Animals and Language.pdf - Do animals have language A dog cannot relate his autobiography however eloquently he may bark he cannot tell you that his

Animals and Language.pdf - Do animals have language A dog...

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Do animals have language? A dog cannot relate his autobiography; however eloquently he may bark, he cannot tell you that his parents were honest though poor. --BERTRAND RUSSELL Human Knowledge: Its Scope and Limits , 1948 1
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Descartes It is a very remarkable fact that there are none [among people] so depraved and stupid, without even excepting idiots, that they cannot arrange different words together, forming of them a statement by which they make known their thoughts; while, on the other hand, there is no other animal, however perfect and circumstanced it may be, which can do the same. 2
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Design features of Animal Communication Mode of communication vocalization (also infrasound, elephants and ultrasound, bats) Kangaroos and hares – thump hind legs Death-watch-beetle – bangs head against the wood Visual cues – baring teeth, body posture, fireflies Chemical cues – odour, pheromones; electricity etc. But there are more complex systems in the wild too 3
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Bees Italian honey bee, Apis mellifera ligustica A returning forager bee dances to communicate information about a food source Round dance , food locations close to the hive, less than 20 feet Sickle dance , food at an intermediate distance 20-60 feet Tail-wagging dance , extended distance Additionally, the number of repetitions and excitement indicate the quality of the source 4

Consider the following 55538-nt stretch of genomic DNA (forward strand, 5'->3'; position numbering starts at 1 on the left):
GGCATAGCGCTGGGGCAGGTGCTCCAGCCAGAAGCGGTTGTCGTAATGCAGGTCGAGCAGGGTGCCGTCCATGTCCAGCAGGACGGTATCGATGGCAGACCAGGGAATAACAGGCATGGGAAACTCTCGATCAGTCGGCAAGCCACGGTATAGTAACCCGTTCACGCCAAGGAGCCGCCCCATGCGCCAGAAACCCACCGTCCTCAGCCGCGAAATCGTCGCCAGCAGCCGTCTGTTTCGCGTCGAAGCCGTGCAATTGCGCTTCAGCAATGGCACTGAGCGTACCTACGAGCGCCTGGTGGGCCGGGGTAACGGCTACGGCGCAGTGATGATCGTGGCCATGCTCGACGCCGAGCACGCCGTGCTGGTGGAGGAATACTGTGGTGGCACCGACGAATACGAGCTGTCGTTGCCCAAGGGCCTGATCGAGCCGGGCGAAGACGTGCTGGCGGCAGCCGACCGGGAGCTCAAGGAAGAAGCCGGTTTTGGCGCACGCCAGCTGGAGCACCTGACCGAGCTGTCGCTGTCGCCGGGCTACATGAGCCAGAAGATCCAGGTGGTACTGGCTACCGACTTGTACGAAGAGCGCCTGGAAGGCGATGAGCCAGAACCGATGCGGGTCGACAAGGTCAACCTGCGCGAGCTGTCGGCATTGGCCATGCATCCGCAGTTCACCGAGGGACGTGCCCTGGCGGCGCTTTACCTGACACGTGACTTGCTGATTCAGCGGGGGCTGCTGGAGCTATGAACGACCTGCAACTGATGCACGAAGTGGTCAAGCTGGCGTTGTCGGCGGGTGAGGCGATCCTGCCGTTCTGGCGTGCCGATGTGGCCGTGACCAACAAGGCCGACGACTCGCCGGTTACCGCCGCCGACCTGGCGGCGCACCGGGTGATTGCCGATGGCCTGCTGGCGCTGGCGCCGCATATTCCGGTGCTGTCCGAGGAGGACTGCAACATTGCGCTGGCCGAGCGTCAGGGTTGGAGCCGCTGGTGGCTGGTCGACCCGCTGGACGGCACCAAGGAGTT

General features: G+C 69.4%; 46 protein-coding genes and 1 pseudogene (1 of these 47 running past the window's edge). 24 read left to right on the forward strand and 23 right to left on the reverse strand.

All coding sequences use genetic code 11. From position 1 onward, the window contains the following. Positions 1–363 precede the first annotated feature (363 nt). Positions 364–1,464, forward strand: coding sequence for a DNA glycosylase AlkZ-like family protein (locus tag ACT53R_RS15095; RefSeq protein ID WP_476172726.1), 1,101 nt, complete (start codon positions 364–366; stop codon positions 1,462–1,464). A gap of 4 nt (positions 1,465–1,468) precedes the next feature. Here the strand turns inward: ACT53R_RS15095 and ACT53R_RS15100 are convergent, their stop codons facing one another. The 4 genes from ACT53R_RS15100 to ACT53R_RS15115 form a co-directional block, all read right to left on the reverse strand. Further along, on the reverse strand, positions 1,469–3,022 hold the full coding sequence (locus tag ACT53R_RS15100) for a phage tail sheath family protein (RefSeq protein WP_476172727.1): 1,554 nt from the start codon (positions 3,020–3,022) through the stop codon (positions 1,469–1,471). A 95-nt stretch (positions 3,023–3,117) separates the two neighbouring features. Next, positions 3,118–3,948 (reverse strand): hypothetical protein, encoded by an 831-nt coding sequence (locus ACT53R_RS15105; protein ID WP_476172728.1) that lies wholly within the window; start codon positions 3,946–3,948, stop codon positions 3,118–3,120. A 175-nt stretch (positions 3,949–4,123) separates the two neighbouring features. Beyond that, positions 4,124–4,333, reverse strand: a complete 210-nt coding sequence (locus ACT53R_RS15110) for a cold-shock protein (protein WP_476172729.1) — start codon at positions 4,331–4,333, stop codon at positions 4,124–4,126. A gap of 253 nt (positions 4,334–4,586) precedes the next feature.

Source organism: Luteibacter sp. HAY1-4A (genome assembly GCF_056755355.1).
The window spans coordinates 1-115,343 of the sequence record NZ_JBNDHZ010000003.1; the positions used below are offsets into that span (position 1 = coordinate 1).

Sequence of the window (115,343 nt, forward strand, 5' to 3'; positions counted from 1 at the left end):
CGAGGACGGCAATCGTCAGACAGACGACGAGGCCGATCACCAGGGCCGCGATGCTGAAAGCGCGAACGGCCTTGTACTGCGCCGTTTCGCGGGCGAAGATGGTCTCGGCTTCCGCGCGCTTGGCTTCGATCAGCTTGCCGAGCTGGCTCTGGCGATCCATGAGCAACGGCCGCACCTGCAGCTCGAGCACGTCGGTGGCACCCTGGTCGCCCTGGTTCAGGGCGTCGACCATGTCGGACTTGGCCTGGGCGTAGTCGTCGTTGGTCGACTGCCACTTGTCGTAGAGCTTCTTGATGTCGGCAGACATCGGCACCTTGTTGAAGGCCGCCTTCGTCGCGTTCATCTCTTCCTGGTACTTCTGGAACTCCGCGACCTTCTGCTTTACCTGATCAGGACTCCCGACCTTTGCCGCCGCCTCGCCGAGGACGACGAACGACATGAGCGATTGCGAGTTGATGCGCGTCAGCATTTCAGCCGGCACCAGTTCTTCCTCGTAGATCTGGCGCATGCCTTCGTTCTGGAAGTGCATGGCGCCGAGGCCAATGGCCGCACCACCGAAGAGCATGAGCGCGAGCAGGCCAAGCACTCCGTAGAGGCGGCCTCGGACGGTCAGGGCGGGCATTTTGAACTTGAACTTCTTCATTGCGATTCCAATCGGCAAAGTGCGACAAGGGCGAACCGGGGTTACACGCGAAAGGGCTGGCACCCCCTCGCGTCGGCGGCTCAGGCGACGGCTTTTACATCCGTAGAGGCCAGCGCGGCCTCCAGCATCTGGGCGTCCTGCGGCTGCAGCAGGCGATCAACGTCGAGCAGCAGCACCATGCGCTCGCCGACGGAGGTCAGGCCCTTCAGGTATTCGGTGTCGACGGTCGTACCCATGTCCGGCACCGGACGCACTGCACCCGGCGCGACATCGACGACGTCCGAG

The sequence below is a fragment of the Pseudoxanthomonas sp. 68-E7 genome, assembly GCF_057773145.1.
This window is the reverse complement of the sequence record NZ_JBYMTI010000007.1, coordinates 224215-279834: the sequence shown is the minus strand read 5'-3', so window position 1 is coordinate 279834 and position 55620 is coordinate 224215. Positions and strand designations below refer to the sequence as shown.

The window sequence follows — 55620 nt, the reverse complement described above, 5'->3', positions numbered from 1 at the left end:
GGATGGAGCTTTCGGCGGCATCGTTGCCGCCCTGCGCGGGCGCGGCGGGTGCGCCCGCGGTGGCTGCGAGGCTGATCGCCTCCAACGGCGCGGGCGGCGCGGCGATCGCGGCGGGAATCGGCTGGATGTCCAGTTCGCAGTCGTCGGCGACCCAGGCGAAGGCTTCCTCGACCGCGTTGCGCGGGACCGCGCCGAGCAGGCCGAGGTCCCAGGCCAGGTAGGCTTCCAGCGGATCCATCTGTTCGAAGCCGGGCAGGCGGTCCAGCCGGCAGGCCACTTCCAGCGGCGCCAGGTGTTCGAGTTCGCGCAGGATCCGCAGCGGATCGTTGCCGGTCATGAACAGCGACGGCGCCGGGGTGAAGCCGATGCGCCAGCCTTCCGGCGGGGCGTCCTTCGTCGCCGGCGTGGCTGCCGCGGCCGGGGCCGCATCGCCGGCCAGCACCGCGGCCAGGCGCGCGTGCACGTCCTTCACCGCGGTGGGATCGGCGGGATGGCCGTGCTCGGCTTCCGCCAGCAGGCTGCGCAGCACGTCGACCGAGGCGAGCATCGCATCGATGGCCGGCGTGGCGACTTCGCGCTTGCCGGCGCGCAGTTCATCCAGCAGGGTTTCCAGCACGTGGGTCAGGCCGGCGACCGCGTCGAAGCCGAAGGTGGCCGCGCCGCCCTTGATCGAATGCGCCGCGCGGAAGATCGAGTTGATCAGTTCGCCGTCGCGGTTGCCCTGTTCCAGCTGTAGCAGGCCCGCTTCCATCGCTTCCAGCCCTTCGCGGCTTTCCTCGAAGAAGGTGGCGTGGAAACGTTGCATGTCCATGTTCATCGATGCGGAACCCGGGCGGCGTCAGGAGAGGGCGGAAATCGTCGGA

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Aristotle, Flower Constancy "On each trip the bee does not fly from a flower of one kind to a flower of another, but flies from one violet, say, to another violet, and never meddles with another flower until it has got back to the hive; on reaching the hive they throw off their load, and each bee on her return is followed by three or four companions. What it is that they gather is hard to see, and how they do it has not been observed…" 5
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Round dance Bee’s motion depicts a circle, performed on the wall of the hive, crowded room Type of flower signaled by the bee’s abdomen (Karl von Frisch, Ethologist, The Dancing Bees , 1927; Nobel Prize 1973 ) 6
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7 The foraging bee... begins to perform a kind of "round dance". On the part of the comb where she is sitting she starts whirling around in a narrow circle, constantly changing her direction, turning now right, now left, dancing clockwise and anti-clockwise, in quick succession, describing between one and two circles in each direction. This dance is performed among the thickest bustle of the hive.
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8 What makes it so particularly striking and attractive
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